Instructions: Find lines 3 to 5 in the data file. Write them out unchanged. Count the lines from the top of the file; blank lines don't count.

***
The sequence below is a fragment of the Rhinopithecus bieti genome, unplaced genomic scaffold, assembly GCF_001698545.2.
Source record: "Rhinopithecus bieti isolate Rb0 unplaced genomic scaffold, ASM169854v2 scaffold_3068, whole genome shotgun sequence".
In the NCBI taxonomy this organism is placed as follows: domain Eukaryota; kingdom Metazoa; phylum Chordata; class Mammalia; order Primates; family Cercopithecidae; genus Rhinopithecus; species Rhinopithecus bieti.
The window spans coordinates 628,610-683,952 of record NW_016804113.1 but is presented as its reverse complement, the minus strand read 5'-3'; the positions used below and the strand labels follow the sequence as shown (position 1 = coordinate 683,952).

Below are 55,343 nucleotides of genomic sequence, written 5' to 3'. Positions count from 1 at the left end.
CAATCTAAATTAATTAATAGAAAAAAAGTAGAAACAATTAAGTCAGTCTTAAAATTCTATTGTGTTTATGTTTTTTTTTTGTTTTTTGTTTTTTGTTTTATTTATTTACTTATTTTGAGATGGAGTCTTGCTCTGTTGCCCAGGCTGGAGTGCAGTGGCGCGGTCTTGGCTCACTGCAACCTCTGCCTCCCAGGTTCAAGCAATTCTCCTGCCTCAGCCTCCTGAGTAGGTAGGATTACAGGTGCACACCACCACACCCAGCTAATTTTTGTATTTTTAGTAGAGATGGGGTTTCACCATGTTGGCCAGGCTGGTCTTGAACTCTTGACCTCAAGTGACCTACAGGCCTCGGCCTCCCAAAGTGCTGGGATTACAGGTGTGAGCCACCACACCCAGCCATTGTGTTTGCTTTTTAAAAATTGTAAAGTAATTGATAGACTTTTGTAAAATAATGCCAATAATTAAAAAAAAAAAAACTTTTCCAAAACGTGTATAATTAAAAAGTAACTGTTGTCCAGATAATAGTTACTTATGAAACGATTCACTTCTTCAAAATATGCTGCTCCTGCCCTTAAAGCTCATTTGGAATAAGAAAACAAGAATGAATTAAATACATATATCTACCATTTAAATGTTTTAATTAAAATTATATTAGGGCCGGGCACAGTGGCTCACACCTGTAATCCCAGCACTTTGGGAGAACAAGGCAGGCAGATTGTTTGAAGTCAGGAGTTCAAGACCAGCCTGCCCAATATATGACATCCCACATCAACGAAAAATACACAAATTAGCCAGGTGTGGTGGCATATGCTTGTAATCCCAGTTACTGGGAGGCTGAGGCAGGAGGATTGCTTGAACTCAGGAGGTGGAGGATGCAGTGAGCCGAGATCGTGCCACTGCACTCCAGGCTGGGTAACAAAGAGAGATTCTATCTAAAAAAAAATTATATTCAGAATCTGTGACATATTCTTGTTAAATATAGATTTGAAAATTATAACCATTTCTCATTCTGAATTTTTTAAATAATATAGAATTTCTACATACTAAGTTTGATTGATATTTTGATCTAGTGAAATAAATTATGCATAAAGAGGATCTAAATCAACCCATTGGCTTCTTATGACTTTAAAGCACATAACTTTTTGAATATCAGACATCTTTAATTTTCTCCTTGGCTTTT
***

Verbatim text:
In the NCBI taxonomy this organism is placed as follows: domain Eukaryota; kingdom Metazoa; phylum Chordata; class Mammalia; order Primates; family Cercopithecidae; genus Rhinopithecus; species Rhinopithecus bieti.
The window spans coordinates 628,610-683,952 of record NW_016804113.1 but is presented as its reverse complement, the minus strand read 5'-3'; the positions used below and the strand labels follow the sequence as shown (position 1 = coordinate 683,952).

Below are 55,343 nucleotides of genomic sequence, written 5' to 3'. Positions count from 1 at the left end.